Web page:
Where are the safest places to travel on holiday this summer?

As the travel industry slowly grinds to life after a catastrophic few months, collective minds turn once more to the prospect of travel. Although the Foreign and Commonwealth Office (FCO) continues to advise against all non-essential international travel, this is expected to change in the coming weeks, although restrictions are likely to apply.

With Covid-19 infection rates varying from one country to another, we’ve looked at the destinations that official figures state have emerged favourably from the pandemic, with low caseloads and – in some instances – zero deaths.


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Despite a long border with China and a population of 97 million people, Vietnam has recorded just 342 cases of coronavirus and zero deaths. The Southeast Asian country’s swift reaction to the pandemic in early January involved the implementation of travel restrictions, an intensive contact tracing operation and the monitoring and eventual closure of the border with China. Schools were closed for the Lunar New Year at the end of January and remained so until mid-May. Vietnam has previously dealt with outbreaks of SARS, avian flu and large outbreaks of dengue fever and measles, arguably making it more prepared than other countries to deal with the pandemic. Professor Guy Thwaites, director of Oxford University Clinical Research Unit (OUCRU) in Ho Chi Minh City, said the Vietnamese government “very, very quickly acted in ways which seemed to be quite extreme at the time but were subsequently shown to be rather sensible”.


A firm favourite with UK holidaymakers, Greece’s handling of the coronavirus crisis has largely been a success. With a population of almost 10.5 million, the Hellenic Republic has reported 3,203 confirmed cases of Covid-19 and 187 deaths to date. Similarly to Vietnam, swift and decisive action by authorities is largely believed to be responsible. Just one day after the country’s first case was diagnosed in Thessaloniki, the government cancelled the annual carnival. This was followed a few weeks later by the closure of schools, bars, cafes and museums and the implementation of physical distancing measures. All arrivals to Greece were required to go through a two-week compulsory quarantine period or risk a fine.

Hong Kong

With a population of 7.4 million – many of whom live in small homes in tower blocks – Hong Kong has emerged from the Covid-19 pandemic remarkably unscathed. Only four people are reported to have died from the disease and, out of 1,125 cases, a staggering 1,072 have recovered. Factors influencing these enviable figures include the universal adoption of face masks, which mounting evidence suggests is conducive to stemming the spread of the virus; the limitation of travel between Hong Kong and the Chinese mainland; and the readiness of the public healthcare system for a pandemic, following the SARS epidemic in 2003.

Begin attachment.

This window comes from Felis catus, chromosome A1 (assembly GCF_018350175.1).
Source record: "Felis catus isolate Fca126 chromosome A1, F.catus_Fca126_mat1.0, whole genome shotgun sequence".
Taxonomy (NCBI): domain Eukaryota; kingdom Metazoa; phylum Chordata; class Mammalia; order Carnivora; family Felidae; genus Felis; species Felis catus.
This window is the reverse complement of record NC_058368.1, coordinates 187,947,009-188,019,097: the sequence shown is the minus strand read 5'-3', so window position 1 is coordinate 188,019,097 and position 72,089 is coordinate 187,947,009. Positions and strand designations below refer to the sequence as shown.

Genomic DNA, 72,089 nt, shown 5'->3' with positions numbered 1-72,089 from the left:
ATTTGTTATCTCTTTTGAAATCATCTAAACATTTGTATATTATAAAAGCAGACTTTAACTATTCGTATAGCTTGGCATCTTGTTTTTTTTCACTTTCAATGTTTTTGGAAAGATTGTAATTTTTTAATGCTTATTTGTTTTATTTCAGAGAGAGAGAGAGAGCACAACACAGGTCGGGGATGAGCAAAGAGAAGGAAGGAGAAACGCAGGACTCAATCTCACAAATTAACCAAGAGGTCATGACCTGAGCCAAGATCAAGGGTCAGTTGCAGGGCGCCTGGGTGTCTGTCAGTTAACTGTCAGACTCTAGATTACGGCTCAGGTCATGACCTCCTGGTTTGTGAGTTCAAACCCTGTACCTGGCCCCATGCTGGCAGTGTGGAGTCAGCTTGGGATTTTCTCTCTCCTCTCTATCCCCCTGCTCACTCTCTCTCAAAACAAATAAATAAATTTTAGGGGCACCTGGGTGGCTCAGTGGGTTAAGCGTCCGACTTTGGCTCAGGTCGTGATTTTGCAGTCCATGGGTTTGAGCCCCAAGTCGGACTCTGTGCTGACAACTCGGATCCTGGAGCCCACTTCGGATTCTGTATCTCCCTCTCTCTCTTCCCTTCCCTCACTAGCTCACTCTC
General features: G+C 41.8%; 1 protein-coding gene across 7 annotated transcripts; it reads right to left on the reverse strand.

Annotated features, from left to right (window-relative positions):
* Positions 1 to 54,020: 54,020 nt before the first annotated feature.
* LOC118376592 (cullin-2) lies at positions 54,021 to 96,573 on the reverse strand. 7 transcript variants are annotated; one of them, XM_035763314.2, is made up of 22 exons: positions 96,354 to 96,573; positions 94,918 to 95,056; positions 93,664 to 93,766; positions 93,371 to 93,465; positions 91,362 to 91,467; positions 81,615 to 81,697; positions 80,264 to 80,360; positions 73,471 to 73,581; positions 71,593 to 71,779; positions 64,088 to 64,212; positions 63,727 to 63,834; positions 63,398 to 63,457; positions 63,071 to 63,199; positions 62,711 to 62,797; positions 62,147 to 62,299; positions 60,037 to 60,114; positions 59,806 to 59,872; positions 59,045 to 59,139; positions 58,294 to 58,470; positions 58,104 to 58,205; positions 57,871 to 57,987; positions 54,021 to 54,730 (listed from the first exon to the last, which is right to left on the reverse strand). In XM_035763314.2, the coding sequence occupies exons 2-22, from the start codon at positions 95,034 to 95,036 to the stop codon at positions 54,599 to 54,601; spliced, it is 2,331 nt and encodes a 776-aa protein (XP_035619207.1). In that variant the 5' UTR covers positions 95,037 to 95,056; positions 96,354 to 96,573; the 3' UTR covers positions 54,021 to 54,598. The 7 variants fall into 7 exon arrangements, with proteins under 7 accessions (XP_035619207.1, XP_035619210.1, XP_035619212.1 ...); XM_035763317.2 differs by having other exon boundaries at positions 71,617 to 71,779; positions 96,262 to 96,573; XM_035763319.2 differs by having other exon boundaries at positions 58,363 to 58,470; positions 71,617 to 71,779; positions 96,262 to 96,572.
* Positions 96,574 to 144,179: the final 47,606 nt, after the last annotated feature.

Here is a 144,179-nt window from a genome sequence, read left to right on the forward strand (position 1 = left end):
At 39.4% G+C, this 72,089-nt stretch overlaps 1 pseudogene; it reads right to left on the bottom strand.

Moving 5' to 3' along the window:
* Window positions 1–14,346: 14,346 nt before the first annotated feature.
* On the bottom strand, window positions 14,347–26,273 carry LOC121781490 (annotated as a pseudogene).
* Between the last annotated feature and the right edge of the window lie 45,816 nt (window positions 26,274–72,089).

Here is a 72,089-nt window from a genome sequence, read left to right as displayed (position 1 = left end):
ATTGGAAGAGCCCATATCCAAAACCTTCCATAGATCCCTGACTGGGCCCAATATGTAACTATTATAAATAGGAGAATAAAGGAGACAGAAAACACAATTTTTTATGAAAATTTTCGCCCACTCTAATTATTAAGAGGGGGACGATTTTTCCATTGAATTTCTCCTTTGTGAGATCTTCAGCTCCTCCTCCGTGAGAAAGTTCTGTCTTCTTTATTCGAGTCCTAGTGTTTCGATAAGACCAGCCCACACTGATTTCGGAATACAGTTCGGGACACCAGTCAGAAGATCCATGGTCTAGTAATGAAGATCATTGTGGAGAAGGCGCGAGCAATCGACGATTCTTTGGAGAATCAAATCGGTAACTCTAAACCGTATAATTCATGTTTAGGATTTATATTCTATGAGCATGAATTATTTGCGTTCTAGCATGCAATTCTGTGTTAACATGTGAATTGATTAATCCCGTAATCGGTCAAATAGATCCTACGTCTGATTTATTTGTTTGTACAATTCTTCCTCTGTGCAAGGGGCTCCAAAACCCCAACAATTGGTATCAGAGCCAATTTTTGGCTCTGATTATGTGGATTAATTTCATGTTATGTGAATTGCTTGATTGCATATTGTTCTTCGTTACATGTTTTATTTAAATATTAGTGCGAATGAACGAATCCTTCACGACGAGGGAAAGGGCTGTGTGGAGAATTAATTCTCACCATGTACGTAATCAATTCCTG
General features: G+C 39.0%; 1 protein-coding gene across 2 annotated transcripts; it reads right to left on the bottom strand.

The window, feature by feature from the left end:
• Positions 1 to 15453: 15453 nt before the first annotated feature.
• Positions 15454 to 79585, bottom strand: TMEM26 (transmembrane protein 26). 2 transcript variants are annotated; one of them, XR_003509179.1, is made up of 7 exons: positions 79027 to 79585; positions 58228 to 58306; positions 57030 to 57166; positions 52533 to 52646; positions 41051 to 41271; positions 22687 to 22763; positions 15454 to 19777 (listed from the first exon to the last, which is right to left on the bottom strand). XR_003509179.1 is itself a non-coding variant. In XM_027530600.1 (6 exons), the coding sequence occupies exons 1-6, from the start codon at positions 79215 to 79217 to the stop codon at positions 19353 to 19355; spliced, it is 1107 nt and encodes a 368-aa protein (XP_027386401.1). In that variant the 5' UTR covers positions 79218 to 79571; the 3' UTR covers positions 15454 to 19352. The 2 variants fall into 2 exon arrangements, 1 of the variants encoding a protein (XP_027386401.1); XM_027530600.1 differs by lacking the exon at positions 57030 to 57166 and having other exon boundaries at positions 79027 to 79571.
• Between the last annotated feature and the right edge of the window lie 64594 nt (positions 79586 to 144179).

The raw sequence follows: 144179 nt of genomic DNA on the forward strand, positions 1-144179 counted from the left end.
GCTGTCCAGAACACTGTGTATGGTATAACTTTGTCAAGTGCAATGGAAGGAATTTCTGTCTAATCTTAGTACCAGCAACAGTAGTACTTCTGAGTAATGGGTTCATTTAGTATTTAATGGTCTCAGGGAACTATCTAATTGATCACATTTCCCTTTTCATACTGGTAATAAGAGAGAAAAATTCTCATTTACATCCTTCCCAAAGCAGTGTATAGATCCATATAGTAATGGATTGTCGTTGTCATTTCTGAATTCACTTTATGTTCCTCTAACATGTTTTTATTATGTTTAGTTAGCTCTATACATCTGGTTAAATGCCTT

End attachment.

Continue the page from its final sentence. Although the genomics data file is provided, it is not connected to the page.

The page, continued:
At the beginning of the Covid-19 pandemic, Iceland had more cases of coronavirus per capita than any other Scandinavian country – and even more than the UK or Italy. Aggressive virus testing and quarantine measures – but no lockdown – mean that this small island with a population of 365,000 currently reports just 1,085 cases and 10 deaths. According to a report in the New Yorker, the mortality rate in Iceland actually declined since the arrival of the virus.

New Zealand

New Zealand drew international praise for its handling of the Covid-19 pandemic, which has seen 1,1570 confirmed cases and 22 deaths. Prime minister Jacinda Ardern locked down the country for four weeks before slowly easing restrictions. But 24 days after the island celebrated being virus-free, two new cases were reported this week following the entry of two infected women to the country from the UK on compassionate grounds. Health minister Dr David Clark ordered the policy to be suspended until the government had “confidence” in the system. “Compassionate exemptions should be rare and rigorous and it appears that this case did not include the checks that we expected to be happening. That’s not acceptable,” Mr Clark said.

Trinidad and Tobago

As one of the wealthiest countries in the Caribbean, the dual-island nation of just under 1.4 million people has also escaped relatively unscathed from the pandemic. Official figures state that, so far, there have been just 123 confirmed cases of Covid-19 and eight deaths. The closure of borders, schools, universities and bars in mid-March alongside lockdown measures are believed to have stemmed the disease.


In numerical terms, it’s hard to argue with the official statistics on the impact of Covid-19 in this Southeast Asian country. To date, there have been zero deaths and 129 confirmed cases of coronavirus – an impressive feat in a country of 16.7 million people. However, a recent Foreign Office statement revealed that foreign travellers must pay a $3,000 (£2,400) deposit for “Covid-19 service charges” at the airport upon arrival. The guidebook writer and former tour operator, Neil Taylor, said: “I think this genuinely deserves the epithet ‘unique’ for its ruthlessness in deterring potential visitors.” The Foreign Office advised potential visitors to “think carefully” about whether they are able to “submit to these requirements” prior to travel.

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